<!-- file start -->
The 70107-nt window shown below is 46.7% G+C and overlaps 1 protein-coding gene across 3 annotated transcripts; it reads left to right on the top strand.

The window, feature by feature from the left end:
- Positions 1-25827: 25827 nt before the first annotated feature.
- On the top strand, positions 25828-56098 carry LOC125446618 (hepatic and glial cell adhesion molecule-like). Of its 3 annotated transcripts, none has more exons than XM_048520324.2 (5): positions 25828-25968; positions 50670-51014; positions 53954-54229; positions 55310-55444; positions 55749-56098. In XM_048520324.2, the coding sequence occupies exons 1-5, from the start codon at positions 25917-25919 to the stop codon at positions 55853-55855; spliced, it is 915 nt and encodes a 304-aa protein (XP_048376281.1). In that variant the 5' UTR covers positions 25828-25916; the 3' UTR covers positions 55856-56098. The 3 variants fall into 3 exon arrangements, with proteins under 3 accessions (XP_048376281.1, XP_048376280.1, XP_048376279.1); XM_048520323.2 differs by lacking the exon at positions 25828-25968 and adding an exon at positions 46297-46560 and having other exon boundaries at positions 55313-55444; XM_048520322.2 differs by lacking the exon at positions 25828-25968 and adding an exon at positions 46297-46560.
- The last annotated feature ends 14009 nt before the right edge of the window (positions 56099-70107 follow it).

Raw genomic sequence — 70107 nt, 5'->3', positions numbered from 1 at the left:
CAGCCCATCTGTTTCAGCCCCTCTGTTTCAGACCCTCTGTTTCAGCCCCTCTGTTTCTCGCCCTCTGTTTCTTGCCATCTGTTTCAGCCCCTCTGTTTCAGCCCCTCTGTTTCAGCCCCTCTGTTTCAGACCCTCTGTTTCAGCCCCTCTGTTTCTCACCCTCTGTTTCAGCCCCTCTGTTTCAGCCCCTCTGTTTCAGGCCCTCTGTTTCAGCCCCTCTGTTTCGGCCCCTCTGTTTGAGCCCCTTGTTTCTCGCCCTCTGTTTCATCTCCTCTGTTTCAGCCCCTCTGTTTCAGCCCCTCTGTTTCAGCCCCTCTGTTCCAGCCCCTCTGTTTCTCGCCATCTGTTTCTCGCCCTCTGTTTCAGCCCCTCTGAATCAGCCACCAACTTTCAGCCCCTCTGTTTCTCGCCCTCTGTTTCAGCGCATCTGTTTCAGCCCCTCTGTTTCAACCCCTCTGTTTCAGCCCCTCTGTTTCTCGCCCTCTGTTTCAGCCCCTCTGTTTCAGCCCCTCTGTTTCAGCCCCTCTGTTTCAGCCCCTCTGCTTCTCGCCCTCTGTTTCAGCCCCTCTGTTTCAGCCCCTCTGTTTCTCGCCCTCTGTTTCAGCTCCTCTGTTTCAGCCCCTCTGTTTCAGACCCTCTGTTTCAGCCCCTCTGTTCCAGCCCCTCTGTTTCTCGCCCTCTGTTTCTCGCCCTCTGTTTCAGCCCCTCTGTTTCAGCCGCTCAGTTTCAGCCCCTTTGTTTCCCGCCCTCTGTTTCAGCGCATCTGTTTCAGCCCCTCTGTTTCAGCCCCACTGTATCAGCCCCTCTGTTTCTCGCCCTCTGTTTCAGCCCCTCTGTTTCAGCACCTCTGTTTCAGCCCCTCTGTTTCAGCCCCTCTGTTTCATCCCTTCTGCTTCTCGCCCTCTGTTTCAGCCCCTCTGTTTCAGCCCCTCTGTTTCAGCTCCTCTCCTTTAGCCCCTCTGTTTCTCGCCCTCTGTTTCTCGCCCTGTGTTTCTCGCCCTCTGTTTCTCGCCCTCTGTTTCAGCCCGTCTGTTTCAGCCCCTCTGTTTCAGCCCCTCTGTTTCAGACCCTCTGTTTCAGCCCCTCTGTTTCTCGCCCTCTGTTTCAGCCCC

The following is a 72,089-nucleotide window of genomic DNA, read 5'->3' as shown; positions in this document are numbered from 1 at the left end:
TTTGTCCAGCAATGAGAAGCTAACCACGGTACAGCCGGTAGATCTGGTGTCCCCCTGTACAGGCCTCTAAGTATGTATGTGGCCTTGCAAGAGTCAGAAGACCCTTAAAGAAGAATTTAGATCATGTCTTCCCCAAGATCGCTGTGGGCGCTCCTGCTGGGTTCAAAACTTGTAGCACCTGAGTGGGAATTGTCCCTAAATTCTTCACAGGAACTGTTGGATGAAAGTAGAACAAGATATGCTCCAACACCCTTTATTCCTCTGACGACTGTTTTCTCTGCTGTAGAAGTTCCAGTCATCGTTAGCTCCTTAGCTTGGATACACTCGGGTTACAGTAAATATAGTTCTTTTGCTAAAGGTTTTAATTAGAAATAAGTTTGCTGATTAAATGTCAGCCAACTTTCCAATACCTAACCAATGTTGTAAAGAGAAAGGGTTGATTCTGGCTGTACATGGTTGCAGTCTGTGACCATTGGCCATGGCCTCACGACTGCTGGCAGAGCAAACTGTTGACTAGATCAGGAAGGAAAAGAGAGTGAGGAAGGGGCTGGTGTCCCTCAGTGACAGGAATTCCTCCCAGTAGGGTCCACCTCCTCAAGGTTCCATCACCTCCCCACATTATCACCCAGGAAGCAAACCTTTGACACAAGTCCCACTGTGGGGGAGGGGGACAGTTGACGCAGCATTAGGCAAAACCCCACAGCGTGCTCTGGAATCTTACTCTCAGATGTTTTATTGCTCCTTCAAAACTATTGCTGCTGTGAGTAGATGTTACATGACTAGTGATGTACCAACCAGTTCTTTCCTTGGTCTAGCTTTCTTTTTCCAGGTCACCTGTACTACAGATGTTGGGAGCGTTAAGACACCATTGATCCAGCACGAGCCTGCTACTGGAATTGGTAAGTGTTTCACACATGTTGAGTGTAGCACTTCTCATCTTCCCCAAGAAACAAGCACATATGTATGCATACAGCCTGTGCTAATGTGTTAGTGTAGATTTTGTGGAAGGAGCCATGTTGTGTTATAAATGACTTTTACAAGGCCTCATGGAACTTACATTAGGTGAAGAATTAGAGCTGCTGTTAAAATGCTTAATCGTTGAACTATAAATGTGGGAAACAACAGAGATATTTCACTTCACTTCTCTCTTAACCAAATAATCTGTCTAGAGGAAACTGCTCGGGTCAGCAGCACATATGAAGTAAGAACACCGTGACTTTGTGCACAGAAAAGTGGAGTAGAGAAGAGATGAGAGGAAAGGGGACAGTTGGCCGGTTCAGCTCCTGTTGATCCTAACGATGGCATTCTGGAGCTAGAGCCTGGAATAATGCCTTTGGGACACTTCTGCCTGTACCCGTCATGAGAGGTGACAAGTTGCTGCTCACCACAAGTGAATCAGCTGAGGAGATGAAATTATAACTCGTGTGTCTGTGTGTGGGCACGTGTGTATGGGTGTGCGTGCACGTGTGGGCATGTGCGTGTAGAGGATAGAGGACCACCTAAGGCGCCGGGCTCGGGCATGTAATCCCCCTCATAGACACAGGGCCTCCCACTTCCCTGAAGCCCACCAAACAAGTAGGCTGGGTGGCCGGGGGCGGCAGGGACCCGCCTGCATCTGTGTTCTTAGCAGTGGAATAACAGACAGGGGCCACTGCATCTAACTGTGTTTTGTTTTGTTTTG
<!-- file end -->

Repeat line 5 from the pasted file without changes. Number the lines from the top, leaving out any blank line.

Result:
- The last annotated feature ends 14009 nt before the right edge of the window (positions 56099-70107 follow it).